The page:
Thursday, June 28, 2012

home journeys along historic timelines

"The region i live in: i think i only now start to realize the vivid history it has in so many ways. it's good to explore. of course, during school time and later, there always were notes and pointers at that, but i think i didn't grasp the scale: it more was like looking at dusty and mute old stones. now the stones start to talk."

that's what i noted a month ago, after i spent a day following Roman roads, which brought me to the remains of an old village, found under the new city of Rottenburg:

all those layers of places, and the things that have been there where we are now, and sometimes find their way to daylight again. like the Venus figure from neolithic times, the oldest of the world - visited on an earlier trip this year. no photos allowed there, so here as substitute, some other figurines the museum hosts, from other places of this world:

following the theme of past timelines, i went to Stuttgart city yesterday. the old city castle hosts the "Landesmuseum" there - a regional historic museum. they were closed for 3 years due to major renovations and reorganization of the exhbition. this month, they reopened with an exhibition that follows the timelines of the past from neolithic times to Celtic times, and on to Roman times, the middle ages and the now. walking through the 8 large rooms is like walking through 8 stages of times. so interesting.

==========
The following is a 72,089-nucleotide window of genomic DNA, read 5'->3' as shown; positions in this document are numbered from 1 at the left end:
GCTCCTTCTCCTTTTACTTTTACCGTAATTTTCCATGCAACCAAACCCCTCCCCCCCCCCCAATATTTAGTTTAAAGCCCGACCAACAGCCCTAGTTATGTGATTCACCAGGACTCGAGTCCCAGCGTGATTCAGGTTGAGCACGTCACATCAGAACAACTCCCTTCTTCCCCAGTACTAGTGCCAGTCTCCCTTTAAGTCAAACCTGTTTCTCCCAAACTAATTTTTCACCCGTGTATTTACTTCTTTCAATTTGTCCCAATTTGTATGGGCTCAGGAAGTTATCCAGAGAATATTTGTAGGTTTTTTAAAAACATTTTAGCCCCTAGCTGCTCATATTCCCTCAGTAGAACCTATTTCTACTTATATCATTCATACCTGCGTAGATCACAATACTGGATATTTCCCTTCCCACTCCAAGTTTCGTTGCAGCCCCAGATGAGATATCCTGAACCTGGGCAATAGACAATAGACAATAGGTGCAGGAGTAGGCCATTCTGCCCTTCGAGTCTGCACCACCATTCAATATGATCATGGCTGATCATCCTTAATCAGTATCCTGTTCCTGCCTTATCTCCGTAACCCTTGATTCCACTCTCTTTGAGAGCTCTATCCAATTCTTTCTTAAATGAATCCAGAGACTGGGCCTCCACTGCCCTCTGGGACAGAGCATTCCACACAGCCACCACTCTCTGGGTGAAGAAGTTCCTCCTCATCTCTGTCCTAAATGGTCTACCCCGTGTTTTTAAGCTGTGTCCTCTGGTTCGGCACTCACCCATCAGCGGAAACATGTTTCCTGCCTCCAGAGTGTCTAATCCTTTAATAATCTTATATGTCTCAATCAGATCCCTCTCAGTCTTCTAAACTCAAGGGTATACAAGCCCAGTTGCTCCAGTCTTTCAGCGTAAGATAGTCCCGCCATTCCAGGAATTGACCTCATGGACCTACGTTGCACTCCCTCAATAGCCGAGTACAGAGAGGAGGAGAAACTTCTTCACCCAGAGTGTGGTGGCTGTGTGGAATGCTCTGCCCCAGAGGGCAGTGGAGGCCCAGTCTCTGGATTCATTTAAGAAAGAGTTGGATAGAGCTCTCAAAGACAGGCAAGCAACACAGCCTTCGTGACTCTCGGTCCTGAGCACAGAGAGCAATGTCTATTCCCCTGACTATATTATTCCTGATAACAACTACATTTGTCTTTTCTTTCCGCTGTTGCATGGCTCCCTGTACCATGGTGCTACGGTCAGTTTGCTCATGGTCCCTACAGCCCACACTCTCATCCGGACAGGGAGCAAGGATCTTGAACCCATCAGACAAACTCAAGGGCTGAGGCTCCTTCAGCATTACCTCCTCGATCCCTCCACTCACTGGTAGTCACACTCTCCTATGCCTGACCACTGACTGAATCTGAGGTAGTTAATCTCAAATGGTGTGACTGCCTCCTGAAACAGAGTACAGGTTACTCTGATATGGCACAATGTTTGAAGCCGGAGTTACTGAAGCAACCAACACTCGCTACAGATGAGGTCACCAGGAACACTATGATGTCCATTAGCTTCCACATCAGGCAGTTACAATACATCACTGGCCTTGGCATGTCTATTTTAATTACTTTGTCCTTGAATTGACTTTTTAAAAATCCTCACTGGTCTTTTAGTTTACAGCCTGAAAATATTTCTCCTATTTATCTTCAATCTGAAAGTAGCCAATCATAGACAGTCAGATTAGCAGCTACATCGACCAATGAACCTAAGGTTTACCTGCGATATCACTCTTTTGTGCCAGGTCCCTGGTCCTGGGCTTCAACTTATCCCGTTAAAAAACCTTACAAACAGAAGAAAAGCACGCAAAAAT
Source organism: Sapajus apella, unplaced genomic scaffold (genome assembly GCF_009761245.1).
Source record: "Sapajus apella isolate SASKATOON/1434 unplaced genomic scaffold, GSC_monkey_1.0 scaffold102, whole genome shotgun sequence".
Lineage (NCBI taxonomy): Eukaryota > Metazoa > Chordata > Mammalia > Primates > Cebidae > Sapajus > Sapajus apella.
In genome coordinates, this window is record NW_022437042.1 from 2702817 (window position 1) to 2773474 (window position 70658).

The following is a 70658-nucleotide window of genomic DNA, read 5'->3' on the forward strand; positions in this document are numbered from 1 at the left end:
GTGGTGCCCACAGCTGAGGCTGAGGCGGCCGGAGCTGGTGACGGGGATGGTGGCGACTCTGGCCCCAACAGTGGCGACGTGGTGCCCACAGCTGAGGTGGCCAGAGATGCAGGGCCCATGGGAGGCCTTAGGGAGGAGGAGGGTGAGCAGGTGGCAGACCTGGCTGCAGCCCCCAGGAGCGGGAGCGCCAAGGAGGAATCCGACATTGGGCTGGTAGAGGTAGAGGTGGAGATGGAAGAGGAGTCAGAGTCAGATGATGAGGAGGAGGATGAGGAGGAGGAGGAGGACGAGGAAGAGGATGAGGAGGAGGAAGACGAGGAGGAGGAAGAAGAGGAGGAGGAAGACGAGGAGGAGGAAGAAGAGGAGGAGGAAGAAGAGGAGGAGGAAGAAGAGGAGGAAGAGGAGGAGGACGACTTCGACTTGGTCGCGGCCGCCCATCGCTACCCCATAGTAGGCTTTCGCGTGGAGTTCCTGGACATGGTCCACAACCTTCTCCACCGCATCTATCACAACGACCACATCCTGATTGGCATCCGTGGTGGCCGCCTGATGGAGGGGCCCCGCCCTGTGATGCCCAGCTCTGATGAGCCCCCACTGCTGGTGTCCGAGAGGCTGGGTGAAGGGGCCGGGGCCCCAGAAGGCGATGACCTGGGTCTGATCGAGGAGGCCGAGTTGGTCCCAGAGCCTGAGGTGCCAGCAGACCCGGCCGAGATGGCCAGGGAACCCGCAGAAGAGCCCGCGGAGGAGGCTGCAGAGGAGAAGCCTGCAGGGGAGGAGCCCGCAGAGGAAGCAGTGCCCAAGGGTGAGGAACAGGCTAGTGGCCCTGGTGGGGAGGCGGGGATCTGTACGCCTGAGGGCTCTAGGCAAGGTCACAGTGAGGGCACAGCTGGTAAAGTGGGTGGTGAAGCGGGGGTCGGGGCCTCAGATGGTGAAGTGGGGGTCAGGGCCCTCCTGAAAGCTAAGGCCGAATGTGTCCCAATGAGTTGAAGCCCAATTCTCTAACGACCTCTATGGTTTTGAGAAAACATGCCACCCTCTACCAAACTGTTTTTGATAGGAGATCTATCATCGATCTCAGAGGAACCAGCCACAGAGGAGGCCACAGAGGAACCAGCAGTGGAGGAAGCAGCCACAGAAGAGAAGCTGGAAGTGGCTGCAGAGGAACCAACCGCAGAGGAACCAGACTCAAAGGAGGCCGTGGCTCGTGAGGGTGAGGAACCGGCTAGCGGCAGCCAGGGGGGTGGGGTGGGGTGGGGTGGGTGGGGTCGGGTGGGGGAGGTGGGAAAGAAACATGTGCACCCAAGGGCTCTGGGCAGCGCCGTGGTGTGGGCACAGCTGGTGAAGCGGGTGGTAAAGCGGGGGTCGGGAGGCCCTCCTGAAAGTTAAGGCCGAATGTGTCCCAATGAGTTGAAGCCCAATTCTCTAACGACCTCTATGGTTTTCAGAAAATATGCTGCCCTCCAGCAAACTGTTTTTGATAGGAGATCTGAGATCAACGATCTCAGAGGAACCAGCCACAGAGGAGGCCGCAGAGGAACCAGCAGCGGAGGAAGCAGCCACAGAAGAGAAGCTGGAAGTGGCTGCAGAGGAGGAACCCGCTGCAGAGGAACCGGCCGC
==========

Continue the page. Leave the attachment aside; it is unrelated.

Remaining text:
no pictures allowed inside, but there's an extensive photo collage via google: Landesmuseum, and below is a photo collection from the trip with some brochures included that give an idea, leading from the "Schlossplatz" ("castle square") with its fountaines to the Landesmuseum, and on to a city window reflection that combines the old and the new.


and as all those home road trips start to connect more and more, here the links to the previous regional road trips, the tag is: homejourneys

  • 1-day road trip along Roman roads and home rivers (following travel routes from the past)
  • into the past: a Celtic settlement from 2200 years ago (where i first saw a Celtic mound grave this year, in March)
  • the bluest pond and oldest Venus of Germany: Blaubeuren (further back in time, to neolithic figurines that lead back 35.000 years in time)
  • our local ex-vulcano: Randecker Maar / Swabian Jura (and even further back in time, to the time this region was shaped by vulacanic activity, 17 million years ago)

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